7. Solvation structure around the Li(+) ion in succinonitrile-lithium salt plastic crystalline electrolytes.

    Science.gov (United States)

    Shen, Yuneng; Deng, Gang-Hua; Ge, Chuanqi; Tian, Yuhuan; Wu, Guorong; Yang, Xueming; Zheng, Junrong; Yuan, Kaijun

    2016-06-01

    Herein, we discuss the study of solvation dynamics of lithium-succinonitrile (SN) plastic crystalline electrolytes by ultrafast vibrational spectroscopy. The infrared absorption spectra indicated that the CN stretch of the Li(+) bound and unbound succinonitrile molecules in a same solution have distinct vibrational frequencies (2276 cm(-1)vs. 2253 cm(-1)). The frequency difference allowed us to measure the rotation decay times of solvent molecules bound and unbound to Li(+) ion. The Li(+) coordination number of the Li(+)-SN complex was found to be 2 in the plastic crystal phase (22 °C) and 2.5-3 in the liquid phase (80 °C), which is independent of the concentration (from 0.05 mol kg(-1) to 2 mol kg(-1)). The solvation structures along with DFT calculations of the Li(+)-SN complex have been discussed. In addition, the dissociation percentage of lithium salt was also determined. In 0.5 mol kg(-1) LiBF4-SN solutions at 80 °C, 60% ± 10% of the salt dissociates into Li(+), which is bound by 2 or 3 solvent molecules. In the 0.5 mol kg(-1) LiClO4-SN solutions at 80 °C, the salt dissociation ratio can be up to 90% ± 10%.

  8. An All-Organic Composite System for Resistive Change Memory via the Self-Assembly of Plastic-Crystalline Molecules.

    Science.gov (United States)

    Cha, An-Na; Lee, Sang-A; Bae, Sukang; Lee, Sang Hyun; Lee, Dong Su; Wang, Gunuk; Kim, Tae-Wook

    2017-01-25

    An all-organic composite system was introduced as an active component for organic resistive memory applications. The active layer was prepared by mixing a highly polar plastic-crystalline organic molecule (succinonitrile, SN) into an insulating polymer (poly(methyl methacrylate), PMMA). As increasing concentrations of SN from 0 to 3.0 wt % were added to solutions of different concentrations of PMMA, we observed distinguishable microscopic surface structures on blended films of SN and PMMA at certain concentrations after the spin-casting process. The structures were organic dormant volcanos composed of micron-scale PMMA craters and disk type SN lava. Atomic force microscopy (AFM), cross-sectional transmission electron microscopy (TEM), scanning electron microscopy (SEM), and energy dispersive X-ray spectrometer (EDX) analysis showed that these structures were located in the middle of the film. Self-assembly of the plastic-crystalline molecules resulted in the phase separation of the SN:PMMA mixture during solvent evaporation. The organic craters remained at the surface after the spin-casting process, indicative of the formation of an all-organic composite film. Because one organic crater contains one SN disk, our system has a coplanar monolayer disk composite system, indicative of the simplest composite type of organic memory system. Current-voltage (I-V) characteristics of the composite films with organic craters revealed that our all-organic composite system showed unipolar type resistive switching behavior. From logarithmic I-V characteristics, we found that the current flow was governed by space charge limited current (SCLC). From these results, we believe that a plastic-crystalline molecule-polymer composite system is one of the most reliable ways to develop organic composite systems as potential candidates for the active components of organic resistive memory applications.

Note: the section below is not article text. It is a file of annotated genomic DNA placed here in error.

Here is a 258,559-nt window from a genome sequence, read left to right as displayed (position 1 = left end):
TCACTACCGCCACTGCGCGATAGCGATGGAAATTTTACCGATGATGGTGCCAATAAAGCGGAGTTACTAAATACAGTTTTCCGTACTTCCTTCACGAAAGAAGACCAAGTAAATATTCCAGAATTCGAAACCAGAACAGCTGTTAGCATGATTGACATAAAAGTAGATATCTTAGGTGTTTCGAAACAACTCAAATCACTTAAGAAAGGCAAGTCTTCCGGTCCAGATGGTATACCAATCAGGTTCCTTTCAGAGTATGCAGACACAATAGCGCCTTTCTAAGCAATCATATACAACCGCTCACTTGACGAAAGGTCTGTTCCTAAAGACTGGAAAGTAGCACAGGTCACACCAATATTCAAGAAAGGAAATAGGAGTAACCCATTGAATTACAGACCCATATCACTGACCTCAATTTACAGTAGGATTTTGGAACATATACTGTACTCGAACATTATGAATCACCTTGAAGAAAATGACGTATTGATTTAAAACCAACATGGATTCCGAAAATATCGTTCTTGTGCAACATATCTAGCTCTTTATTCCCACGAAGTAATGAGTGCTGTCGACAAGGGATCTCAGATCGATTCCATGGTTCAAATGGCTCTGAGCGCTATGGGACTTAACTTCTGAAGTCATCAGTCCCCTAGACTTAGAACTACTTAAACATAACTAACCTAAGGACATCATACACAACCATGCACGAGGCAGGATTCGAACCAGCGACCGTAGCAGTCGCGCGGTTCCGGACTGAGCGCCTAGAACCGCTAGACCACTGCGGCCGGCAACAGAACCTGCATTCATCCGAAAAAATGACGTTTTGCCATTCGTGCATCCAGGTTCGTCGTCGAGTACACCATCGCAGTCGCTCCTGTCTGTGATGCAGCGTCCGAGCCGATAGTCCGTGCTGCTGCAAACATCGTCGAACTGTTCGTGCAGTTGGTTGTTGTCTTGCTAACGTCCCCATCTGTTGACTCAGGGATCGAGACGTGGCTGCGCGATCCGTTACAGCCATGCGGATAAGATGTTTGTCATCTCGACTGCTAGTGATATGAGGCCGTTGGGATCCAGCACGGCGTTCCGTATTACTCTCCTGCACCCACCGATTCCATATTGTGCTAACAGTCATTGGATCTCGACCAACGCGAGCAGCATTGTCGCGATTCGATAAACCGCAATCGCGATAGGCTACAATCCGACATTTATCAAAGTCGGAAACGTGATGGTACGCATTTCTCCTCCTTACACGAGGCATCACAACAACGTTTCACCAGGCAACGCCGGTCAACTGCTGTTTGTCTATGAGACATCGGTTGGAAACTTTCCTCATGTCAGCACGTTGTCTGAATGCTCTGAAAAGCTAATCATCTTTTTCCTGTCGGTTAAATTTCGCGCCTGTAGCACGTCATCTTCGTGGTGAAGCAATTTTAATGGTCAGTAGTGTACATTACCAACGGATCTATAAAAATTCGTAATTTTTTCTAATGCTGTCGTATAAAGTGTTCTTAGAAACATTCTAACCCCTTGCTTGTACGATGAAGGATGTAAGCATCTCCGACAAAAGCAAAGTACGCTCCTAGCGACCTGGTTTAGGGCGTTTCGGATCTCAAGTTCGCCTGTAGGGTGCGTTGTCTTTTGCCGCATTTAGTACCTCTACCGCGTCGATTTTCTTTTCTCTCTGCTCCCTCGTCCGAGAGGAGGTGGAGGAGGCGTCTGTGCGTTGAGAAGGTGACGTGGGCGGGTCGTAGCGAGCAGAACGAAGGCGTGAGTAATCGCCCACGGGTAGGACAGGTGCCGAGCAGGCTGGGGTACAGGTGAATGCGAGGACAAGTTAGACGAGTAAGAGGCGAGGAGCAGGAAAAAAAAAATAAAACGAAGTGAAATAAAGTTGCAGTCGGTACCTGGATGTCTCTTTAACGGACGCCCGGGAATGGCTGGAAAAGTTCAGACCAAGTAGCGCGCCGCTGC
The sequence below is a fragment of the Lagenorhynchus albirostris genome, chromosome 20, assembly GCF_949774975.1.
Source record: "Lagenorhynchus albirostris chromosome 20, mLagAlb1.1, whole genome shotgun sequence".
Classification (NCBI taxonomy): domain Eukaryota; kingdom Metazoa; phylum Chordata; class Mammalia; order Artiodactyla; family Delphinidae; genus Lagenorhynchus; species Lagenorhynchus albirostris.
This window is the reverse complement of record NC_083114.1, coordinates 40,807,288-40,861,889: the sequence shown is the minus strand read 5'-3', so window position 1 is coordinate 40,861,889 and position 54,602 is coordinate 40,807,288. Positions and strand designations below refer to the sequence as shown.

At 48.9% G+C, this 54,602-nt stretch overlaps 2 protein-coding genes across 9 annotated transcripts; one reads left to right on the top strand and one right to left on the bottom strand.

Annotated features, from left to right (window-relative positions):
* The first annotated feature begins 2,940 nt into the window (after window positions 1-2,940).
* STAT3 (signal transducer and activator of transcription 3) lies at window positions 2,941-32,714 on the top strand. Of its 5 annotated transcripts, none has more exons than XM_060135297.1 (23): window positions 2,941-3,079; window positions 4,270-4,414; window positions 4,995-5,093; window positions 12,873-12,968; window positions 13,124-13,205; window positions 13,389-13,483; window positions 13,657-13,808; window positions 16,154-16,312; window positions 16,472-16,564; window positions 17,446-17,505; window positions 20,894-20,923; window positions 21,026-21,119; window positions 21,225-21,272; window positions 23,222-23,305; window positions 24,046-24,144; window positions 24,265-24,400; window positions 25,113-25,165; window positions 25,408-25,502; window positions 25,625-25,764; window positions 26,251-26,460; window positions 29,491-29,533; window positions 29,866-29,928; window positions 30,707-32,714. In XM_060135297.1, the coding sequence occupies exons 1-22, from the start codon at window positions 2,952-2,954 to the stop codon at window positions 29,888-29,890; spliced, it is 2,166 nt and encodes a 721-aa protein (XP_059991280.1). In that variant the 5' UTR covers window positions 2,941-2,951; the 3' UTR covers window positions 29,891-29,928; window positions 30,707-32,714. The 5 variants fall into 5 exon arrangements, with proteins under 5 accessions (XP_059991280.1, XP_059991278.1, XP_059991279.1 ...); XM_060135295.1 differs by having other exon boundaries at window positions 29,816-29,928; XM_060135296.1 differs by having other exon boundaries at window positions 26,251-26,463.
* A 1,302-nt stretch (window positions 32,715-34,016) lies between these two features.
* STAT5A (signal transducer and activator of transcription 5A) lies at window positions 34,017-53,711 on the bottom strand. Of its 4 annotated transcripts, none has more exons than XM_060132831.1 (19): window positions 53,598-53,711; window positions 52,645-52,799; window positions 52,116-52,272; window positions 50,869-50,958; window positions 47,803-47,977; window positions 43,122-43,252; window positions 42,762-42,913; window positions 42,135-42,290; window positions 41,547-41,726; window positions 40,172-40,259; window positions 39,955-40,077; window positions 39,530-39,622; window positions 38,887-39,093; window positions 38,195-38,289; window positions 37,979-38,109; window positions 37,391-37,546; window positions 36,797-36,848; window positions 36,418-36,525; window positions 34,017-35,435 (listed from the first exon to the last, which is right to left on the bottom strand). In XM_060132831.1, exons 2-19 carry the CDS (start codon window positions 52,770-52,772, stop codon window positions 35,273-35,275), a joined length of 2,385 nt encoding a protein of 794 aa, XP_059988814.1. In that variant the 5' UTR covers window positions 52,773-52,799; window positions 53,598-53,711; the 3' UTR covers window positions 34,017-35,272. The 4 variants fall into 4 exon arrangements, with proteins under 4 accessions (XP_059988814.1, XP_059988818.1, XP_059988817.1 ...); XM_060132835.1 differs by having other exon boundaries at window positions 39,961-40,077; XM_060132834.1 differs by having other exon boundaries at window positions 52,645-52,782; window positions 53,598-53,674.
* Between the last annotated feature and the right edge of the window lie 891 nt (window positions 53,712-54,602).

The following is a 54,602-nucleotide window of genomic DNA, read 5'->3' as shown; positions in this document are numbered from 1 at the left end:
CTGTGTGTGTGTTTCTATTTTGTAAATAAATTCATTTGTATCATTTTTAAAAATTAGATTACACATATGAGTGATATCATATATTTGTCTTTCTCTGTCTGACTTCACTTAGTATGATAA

9. Mechanical energy losses in plastically deformed and electron plus neutron irradiated high purity single crystalline molybdenum at elevated temperatures